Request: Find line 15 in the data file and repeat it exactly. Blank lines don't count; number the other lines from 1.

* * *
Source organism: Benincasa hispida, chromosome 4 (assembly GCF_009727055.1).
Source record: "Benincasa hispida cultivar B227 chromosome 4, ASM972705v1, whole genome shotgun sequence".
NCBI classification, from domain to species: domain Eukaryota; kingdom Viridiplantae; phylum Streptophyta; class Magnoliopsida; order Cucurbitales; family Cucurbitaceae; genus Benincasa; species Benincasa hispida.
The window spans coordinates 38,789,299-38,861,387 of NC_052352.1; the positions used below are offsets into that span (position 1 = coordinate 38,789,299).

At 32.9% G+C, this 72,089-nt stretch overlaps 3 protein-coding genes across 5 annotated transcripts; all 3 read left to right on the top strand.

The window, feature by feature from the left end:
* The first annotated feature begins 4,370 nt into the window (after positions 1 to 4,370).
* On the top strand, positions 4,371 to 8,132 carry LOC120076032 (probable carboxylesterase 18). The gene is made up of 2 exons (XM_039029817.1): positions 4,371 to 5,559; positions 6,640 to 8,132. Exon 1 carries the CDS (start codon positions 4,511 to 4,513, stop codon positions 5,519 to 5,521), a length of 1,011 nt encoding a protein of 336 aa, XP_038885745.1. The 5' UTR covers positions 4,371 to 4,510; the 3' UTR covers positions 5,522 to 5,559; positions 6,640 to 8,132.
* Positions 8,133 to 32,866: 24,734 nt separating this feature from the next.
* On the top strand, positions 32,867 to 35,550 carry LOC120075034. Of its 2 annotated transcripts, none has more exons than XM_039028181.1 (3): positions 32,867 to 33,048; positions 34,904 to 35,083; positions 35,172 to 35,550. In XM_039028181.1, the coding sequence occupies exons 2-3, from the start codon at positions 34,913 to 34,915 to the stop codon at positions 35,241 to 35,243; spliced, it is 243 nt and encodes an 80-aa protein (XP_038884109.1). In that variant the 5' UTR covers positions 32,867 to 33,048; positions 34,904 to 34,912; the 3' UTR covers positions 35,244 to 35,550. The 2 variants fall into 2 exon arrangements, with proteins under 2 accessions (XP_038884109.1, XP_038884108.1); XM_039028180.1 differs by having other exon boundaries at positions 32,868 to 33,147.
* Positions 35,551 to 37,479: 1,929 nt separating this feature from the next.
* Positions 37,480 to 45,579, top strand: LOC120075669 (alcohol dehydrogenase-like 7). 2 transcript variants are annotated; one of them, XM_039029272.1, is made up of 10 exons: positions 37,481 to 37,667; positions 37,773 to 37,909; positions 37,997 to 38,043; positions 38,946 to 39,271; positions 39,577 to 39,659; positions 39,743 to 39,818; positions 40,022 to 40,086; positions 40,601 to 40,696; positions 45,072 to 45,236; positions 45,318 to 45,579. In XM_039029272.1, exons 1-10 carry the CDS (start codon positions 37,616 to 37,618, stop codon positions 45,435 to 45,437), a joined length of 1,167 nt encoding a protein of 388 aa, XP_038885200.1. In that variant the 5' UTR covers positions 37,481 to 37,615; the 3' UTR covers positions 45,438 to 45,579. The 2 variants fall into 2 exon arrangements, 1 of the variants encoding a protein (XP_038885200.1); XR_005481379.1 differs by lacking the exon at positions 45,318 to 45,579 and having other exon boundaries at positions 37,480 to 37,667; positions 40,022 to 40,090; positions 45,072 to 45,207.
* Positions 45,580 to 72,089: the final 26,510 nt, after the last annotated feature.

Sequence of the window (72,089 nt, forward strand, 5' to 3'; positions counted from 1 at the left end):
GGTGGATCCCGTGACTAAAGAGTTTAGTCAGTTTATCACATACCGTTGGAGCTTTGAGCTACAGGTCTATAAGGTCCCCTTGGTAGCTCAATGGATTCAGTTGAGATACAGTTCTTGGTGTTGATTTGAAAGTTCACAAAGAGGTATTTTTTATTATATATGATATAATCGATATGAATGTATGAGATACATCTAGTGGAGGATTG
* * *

GGTGGATCCCGTGACTAAAGAGTTTAGTCAGTTTATCACATACCGTTGGAGCTTTGAGCTACAGGTCTATAAGGTCCCCTTGGTAGCTCAATGGATTCAGTTGAGATACAGTTCTTGGTGTTGATTTGAAAGTTCACAAAGAGGTATTTTTTATTATATATGATATAATCGATATGAATGTATGAGATACATCTAGTGGAGGATTG